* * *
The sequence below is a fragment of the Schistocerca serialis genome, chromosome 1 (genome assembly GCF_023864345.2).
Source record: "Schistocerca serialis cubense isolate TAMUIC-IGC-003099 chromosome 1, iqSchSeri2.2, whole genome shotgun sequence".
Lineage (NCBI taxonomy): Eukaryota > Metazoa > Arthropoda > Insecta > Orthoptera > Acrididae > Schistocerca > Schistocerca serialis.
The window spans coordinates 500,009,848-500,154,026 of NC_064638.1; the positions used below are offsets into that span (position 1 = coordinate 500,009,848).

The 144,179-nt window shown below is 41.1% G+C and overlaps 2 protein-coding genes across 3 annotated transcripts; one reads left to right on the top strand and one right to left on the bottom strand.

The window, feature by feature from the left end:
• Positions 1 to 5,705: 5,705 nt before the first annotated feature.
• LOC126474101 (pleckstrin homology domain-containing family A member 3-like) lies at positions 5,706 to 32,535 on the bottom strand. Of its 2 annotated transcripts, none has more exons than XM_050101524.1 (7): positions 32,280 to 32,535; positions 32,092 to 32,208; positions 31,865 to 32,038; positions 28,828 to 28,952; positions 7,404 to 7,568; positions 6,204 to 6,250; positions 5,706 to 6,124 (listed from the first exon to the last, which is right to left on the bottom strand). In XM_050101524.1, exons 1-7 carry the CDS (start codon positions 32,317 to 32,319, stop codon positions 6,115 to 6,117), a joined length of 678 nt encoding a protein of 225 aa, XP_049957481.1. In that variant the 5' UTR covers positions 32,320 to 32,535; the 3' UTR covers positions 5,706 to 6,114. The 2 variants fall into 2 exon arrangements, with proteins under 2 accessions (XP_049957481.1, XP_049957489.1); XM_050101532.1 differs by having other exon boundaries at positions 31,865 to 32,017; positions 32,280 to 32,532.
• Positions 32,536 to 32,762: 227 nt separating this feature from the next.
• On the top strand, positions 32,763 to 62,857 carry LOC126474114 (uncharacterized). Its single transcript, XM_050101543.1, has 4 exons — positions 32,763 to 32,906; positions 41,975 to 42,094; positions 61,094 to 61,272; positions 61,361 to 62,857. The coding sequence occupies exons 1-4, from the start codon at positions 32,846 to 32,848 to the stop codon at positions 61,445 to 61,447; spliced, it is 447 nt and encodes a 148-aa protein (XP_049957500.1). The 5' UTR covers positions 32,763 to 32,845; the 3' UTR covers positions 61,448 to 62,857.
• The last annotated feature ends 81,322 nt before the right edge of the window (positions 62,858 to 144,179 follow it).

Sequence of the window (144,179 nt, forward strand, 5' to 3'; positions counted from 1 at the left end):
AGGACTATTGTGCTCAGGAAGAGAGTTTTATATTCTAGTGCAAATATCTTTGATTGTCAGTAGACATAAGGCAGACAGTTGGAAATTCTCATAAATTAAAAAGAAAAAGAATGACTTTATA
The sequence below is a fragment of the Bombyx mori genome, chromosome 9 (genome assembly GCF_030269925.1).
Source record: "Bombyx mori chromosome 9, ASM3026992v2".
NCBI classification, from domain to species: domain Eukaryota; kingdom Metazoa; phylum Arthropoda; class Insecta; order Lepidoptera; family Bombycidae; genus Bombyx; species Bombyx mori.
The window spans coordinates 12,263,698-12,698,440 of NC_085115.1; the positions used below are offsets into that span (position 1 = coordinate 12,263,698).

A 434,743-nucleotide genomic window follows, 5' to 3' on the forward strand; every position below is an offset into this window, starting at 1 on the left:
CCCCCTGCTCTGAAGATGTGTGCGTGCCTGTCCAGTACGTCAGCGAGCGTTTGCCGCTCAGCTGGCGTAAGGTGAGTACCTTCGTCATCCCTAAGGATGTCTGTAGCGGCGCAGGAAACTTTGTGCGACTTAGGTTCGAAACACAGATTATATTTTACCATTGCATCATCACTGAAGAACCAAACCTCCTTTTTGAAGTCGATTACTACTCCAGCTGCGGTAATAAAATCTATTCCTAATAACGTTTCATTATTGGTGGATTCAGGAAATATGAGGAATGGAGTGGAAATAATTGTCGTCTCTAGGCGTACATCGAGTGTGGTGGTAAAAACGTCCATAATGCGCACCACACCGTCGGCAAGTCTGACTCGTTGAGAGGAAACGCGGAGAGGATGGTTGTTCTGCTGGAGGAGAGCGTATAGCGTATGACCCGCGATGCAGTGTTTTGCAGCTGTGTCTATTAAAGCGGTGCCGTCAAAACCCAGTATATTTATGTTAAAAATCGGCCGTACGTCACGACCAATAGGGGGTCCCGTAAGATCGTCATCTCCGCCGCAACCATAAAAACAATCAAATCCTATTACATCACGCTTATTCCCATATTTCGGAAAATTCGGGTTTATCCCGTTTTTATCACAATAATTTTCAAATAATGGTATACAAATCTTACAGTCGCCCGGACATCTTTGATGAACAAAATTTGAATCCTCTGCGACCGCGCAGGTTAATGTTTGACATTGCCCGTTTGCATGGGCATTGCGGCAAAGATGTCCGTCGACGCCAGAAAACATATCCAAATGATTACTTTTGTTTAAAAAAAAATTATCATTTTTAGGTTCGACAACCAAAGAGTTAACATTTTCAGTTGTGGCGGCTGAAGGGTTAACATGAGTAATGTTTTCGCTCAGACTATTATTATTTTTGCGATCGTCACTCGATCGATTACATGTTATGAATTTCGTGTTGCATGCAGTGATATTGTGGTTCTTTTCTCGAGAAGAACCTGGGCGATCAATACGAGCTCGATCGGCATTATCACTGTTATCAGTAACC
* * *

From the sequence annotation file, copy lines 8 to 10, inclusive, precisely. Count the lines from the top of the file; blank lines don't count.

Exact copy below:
• LOC126474101 (pleckstrin homology domain-containing family A member 3-like) lies at positions 5,706 to 32,535 on the bottom strand. Of its 2 annotated transcripts, none has more exons than XM_050101524.1 (7): positions 32,280 to 32,535; positions 32,092 to 32,208; positions 31,865 to 32,038; positions 28,828 to 28,952; positions 7,404 to 7,568; positions 6,204 to 6,250; positions 5,706 to 6,124 (listed from the first exon to the last, which is right to left on the bottom strand). In XM_050101524.1, exons 1-7 carry the CDS (start codon positions 32,317 to 32,319, stop codon positions 6,115 to 6,117), a joined length of 678 nt encoding a protein of 225 aa, XP_049957481.1. In that variant the 5' UTR covers positions 32,320 to 32,535; the 3' UTR covers positions 5,706 to 6,114. The 2 variants fall into 2 exon arrangements, with proteins under 2 accessions (XP_049957481.1, XP_049957489.1); XM_050101532.1 differs by having other exon boundaries at positions 31,865 to 32,017; positions 32,280 to 32,532.
• Positions 32,536 to 32,762: 227 nt separating this feature from the next.
• On the top strand, positions 32,763 to 62,857 carry LOC126474114 (uncharacterized). Its single transcript, XM_050101543.1, has 4 exons — positions 32,763 to 32,906; positions 41,975 to 42,094; positions 61,094 to 61,272; positions 61,361 to 62,857. The coding sequence occupies exons 1-4, from the start codon at positions 32,846 to 32,848 to the stop codon at positions 61,445 to 61,447; spliced, it is 447 nt and encodes a 148-aa protein (XP_049957500.1). The 5' UTR covers positions 32,763 to 32,845; the 3' UTR covers positions 61,448 to 62,857.